Alarm bells were ringing in the first few weeks of spring when a migrant bird beloved by visitors to the Waterworks Reserve failed to show in big numbers. I was one of a number of birders eagerly monitoring the sandstone culverts below the car park at the entrance to the reserve where striated pardalotes can always be seen in spring and summer. The species is dubbed the “tiny bird with the big voice” and its pick-it-up, pick-it-up call usually begins to ring out in the … [Read more...] about Striated pardalotes arrive at last
On The Wing
Passport to birdland
Birdland is a magical place where it’s possible to escape all the pressures and stresses of the environment of the city created and inhabited by one species – humans – and immerse yourself in a less one-dimensional world. Birdland is nowhere in particular, and does not have to be special or noteworthy. It could be in the wildest of wild forest, or in suburbia. It could be a pristine beach, a few hectares of eucalypt woodland, or a neatly manicured city park. It could be a backyard. That’s the magic of birds; they bring beauty and wonder to every corner of the planet, wild or untamed, and my On the Wing writing is their celebration.
Gazing up at the twinkling stars on Sunday night it was hard to imagine that light pollution was emerging as a major menace to birds across the world. The Milky Way meandered across the sky and I was confident that bright and piercing light would not disrupt the journeys of birds travelling to southern Tasmania. It’s not the same in most other cities which are blighted by artificial light. Birds navigate by a combination of the stars, the position of the sun and the … [Read more...] about Migratory birds hit a wall of light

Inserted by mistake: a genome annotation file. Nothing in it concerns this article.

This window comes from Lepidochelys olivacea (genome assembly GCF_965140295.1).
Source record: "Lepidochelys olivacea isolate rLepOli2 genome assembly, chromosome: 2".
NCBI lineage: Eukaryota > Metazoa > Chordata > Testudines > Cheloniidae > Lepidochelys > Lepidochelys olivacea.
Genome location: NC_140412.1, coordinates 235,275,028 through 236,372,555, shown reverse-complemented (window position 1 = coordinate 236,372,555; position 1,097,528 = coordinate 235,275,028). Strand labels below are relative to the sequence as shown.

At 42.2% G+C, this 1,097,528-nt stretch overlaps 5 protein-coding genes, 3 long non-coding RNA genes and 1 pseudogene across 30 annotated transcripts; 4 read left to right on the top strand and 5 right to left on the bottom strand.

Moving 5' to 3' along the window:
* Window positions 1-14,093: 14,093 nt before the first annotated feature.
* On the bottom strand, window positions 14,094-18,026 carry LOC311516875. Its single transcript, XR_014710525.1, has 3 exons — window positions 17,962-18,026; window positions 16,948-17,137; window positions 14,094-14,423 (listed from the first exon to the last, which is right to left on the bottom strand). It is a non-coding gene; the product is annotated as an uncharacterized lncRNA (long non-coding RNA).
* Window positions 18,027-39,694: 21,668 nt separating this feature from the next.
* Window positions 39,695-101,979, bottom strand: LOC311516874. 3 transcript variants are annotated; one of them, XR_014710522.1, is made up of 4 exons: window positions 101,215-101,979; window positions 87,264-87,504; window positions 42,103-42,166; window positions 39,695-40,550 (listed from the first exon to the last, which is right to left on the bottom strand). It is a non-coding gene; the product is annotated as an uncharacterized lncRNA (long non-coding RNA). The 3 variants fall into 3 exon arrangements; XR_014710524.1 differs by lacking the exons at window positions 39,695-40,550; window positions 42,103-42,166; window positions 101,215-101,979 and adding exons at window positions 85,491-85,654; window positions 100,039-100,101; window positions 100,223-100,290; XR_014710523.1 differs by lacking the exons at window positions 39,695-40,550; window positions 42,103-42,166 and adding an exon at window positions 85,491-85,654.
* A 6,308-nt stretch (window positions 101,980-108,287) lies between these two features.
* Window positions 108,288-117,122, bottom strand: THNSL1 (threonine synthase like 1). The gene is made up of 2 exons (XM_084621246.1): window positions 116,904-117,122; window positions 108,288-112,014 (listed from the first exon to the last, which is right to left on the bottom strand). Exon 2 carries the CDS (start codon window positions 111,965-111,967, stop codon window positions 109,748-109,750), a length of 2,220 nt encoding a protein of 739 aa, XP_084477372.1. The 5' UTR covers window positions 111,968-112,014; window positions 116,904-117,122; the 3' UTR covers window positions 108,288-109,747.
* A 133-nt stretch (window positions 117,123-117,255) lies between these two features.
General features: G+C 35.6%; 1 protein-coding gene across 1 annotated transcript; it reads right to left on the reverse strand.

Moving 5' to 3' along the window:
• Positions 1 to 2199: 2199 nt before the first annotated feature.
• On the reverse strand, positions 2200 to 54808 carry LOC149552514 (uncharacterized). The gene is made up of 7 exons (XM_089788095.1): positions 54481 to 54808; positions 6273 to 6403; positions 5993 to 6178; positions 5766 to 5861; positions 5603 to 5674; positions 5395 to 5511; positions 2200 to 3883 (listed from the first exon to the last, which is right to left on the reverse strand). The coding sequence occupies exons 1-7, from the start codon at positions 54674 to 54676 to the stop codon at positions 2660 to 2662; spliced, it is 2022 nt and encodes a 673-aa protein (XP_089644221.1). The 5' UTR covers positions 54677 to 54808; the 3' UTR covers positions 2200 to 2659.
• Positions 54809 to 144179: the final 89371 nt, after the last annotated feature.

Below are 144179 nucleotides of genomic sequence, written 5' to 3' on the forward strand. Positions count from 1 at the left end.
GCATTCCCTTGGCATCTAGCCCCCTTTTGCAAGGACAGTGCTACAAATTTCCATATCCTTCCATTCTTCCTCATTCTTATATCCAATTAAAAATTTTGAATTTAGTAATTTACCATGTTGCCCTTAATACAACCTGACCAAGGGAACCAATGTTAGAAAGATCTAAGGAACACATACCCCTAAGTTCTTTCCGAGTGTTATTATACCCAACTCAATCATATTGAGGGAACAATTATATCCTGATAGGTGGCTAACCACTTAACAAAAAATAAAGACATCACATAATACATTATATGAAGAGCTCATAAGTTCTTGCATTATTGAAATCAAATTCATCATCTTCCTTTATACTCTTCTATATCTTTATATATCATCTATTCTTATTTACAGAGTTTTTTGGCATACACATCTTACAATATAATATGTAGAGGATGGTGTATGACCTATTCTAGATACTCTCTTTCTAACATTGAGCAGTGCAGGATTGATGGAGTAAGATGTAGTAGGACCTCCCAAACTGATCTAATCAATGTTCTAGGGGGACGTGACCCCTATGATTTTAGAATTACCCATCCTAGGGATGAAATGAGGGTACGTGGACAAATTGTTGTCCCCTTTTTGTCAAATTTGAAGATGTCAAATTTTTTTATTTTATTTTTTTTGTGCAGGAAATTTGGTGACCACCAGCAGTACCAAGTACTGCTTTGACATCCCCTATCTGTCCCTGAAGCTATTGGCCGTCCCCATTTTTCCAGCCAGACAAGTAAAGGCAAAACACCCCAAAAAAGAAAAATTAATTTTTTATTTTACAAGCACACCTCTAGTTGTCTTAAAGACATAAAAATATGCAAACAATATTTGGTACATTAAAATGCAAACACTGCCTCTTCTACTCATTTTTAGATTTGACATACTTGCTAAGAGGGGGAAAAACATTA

Most of the cockies have left the Hobart suburbs with the start of spring, taking mischief and mayhem with them. I’m always sorry to see the big flocks go at the start of September, heading to their happy hunting grounds in country districts. The antics of the sulphur-crested cockatoos keep me entertained during the sombre winter months, along with admiring their beautiful display of colour, mixing the yellow of their crests with the pure--white of their bodies. Not … [Read more...] about Humans and cockies battle it out
My daily ritual of taking a walk on the wild side has a name in Japanese culture, shinrin-yoku or “forest bathing”. I learned this one bright and sunny late-winter’s day when I stopped in the Waterworks Reserve to chat with a visitor photographing birds. The photographer had set out to find the elusive pink robin and, seeing my binoculars and noting I was a birder, he asked where he might find the species. As happens when birders meet, the conversation soon started to … [Read more...] about ‘Forest bathing’ with pink robin a reward
A flock of needletail swifts flew high in the sky, weaving in and out of the clouds. It was a rare sight, these mercurial birds only occasionally coming into view across Tasmania. The arrival of the white-throated needletails in the summer months usually sends birdwatchers into a flutter. I had only seen them on one previous occasion when I suddenly saw them flying over Sandy Bay. The only problem was I was attending a parent-teacher meeting at my son’s school. The teacher … [Read more...] about Needletails top of the class